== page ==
3. Make mute/block lists native to Twitter and shareable across clients. I use the Tweetdeck client on mobile through the Web interface, which is horrible and has all sorts of “quirky” bugs. Why do I do it? Because my considerable “mute” list is stored on the Tweetdeck client and not by Twitter itself — which means anyone I’ve muted on Tweetdeck is not automatically muted on Twitter. I’d have to do it all again. I’ve got 1,500 accounts muted (so far). That’s a lot of work to duplicate. If Twitter stored the list and shared it with any clients I used (including its own), that would be fantastic.
4. Make mute/block lists easily shareable through Twitter between followers. I’ve muted 1,500 accounts, as noted above. It would be really useful for friends who don’t want to handcraft a mute list to be able to use mine as a starter. It would be even more useful if they could do it right through Twitter. Now, there are block lists out there right now but they do require you to export/import them in order to share them; as far as I know there’s no way to share mute lists. So making the latter sharable and having it all done in the client is the goal.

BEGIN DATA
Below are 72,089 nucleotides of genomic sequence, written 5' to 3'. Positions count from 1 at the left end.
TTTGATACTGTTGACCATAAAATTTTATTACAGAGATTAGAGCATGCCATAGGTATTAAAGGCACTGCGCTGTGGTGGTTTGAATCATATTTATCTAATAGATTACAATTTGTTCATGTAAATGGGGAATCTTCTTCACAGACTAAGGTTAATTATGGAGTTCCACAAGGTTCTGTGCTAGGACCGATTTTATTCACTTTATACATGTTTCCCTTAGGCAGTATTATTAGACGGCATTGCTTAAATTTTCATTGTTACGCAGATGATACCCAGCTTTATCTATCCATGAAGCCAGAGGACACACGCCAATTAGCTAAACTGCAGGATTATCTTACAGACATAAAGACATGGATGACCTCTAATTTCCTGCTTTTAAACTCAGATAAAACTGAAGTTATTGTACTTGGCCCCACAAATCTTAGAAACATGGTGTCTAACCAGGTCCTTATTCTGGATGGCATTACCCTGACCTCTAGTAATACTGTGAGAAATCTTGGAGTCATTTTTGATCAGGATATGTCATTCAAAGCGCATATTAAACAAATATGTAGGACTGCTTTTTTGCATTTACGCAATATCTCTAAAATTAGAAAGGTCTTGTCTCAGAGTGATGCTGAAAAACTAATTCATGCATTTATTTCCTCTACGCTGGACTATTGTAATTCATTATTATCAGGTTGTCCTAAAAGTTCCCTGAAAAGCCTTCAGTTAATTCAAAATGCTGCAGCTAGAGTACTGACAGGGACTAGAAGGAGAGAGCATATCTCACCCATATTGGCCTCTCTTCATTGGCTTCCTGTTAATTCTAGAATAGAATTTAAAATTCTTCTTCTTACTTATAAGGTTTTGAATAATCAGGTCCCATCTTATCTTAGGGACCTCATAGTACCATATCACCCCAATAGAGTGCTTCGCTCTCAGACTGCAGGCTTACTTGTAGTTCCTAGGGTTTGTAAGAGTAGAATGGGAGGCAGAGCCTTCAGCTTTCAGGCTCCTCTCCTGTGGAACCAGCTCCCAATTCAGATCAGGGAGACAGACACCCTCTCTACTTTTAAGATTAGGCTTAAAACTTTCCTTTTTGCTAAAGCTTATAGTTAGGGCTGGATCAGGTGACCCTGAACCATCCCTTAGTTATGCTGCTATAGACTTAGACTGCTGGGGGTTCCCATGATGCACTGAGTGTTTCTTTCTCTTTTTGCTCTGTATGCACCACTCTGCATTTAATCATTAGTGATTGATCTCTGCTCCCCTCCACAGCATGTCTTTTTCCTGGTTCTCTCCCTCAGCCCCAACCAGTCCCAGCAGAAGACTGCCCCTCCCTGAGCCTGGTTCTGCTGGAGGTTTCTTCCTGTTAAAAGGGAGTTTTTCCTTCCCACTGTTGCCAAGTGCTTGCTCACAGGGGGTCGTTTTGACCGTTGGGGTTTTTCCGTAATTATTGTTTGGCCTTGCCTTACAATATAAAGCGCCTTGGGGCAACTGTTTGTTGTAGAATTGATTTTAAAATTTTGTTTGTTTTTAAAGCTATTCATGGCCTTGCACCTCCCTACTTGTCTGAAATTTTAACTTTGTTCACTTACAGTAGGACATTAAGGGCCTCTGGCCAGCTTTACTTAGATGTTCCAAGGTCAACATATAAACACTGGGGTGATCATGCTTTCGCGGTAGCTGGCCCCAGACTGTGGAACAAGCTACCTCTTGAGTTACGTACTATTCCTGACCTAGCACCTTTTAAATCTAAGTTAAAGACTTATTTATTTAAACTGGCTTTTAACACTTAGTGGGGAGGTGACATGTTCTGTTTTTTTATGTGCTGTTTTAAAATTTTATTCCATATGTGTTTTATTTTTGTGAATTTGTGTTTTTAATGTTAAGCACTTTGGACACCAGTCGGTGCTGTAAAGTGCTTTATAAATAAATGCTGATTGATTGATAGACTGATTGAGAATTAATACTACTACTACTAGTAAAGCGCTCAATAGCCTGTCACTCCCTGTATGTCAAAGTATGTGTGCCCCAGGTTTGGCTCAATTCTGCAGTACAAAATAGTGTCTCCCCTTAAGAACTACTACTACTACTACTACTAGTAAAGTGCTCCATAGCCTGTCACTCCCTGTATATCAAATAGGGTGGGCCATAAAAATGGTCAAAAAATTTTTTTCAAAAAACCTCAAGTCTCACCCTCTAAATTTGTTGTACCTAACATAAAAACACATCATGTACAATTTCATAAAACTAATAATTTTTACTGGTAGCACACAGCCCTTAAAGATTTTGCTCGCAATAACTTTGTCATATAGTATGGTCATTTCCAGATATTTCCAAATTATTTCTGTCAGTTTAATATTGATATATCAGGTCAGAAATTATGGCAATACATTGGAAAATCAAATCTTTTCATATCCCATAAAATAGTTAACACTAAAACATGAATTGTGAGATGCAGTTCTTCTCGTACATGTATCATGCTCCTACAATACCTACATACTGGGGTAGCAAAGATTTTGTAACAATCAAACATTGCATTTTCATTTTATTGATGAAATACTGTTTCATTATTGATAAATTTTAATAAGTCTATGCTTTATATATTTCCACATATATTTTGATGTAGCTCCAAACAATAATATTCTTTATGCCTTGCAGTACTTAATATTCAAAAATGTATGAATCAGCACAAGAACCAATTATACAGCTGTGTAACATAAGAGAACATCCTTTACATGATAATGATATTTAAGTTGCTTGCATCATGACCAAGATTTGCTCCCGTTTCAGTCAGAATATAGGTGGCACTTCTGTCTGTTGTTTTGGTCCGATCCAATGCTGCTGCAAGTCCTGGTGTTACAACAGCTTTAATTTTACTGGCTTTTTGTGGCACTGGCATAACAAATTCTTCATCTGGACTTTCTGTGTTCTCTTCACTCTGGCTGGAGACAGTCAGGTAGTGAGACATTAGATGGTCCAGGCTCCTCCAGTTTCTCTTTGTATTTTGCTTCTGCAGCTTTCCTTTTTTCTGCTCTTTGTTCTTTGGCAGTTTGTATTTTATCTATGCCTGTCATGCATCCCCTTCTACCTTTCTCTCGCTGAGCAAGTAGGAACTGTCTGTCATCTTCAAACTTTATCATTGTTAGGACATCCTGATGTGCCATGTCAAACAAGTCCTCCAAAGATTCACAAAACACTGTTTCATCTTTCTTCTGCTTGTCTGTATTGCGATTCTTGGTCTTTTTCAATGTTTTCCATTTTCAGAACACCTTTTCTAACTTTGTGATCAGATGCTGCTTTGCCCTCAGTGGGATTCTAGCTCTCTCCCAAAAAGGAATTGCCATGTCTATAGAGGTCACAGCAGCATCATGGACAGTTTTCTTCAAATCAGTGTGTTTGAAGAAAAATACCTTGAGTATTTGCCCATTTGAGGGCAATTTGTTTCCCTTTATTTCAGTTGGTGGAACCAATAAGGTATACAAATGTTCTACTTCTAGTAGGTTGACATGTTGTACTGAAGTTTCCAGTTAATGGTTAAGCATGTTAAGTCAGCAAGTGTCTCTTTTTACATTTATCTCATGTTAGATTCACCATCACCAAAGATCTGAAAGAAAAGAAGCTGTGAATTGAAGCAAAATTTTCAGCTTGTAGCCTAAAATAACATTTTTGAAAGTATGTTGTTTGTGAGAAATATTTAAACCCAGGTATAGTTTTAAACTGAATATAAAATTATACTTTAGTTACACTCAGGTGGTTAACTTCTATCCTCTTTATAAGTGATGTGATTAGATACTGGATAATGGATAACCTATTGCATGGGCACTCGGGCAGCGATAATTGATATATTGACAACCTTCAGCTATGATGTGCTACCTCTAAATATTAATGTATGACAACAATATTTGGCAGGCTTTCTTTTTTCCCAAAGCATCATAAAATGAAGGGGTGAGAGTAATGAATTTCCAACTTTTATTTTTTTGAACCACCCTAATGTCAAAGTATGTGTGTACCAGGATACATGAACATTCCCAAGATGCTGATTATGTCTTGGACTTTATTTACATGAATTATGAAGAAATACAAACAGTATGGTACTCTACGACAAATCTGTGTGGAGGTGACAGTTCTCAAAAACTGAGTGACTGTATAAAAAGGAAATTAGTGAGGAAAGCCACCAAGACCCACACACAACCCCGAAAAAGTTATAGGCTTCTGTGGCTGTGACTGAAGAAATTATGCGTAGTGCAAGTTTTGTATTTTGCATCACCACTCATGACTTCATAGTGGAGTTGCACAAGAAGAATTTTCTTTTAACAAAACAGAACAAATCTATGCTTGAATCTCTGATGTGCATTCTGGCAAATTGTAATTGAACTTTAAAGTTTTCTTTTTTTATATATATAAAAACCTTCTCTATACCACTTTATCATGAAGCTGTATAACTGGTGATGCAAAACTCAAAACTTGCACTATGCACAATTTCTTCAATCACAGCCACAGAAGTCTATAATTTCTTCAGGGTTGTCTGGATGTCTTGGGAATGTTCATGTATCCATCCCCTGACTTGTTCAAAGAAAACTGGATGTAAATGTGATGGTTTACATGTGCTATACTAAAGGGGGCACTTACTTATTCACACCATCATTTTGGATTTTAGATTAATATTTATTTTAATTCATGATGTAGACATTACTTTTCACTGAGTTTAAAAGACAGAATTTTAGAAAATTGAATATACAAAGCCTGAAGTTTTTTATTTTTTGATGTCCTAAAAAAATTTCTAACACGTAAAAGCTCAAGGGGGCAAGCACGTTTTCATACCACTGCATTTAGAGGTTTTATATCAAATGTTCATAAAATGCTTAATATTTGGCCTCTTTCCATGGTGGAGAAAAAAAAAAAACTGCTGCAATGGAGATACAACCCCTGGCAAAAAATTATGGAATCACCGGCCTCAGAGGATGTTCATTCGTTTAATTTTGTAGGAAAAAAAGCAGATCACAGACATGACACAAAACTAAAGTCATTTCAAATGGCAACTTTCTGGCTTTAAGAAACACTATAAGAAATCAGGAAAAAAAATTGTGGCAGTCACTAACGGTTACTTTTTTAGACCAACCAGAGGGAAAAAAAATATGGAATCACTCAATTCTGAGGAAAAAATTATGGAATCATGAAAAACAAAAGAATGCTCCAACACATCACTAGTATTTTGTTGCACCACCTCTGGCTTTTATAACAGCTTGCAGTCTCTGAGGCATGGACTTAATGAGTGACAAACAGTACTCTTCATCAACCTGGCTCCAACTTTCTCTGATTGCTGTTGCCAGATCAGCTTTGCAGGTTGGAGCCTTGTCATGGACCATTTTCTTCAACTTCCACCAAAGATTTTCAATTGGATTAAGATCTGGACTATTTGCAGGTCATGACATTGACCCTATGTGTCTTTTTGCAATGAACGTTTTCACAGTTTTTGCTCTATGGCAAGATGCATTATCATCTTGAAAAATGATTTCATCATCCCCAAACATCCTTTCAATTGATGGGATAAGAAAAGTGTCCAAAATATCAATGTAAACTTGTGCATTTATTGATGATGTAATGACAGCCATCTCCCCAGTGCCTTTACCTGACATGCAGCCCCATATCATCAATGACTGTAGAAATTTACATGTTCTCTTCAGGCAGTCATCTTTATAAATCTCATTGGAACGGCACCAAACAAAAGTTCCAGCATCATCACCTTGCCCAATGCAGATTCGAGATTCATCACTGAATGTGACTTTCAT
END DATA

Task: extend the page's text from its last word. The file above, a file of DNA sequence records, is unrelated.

5. Robust filtering. Here are some things I would want to control for, in terms of whose responses to me I see in my replies timeline:
- Account start date: I’d specify that accounts less than two weeks old would not show up in my replies (unless I chose to follow/whitelist them).
- Account follower number: I’d specify that accounts with less than 100 users would not show up in my replies (unless I chose to follow/whitelist them).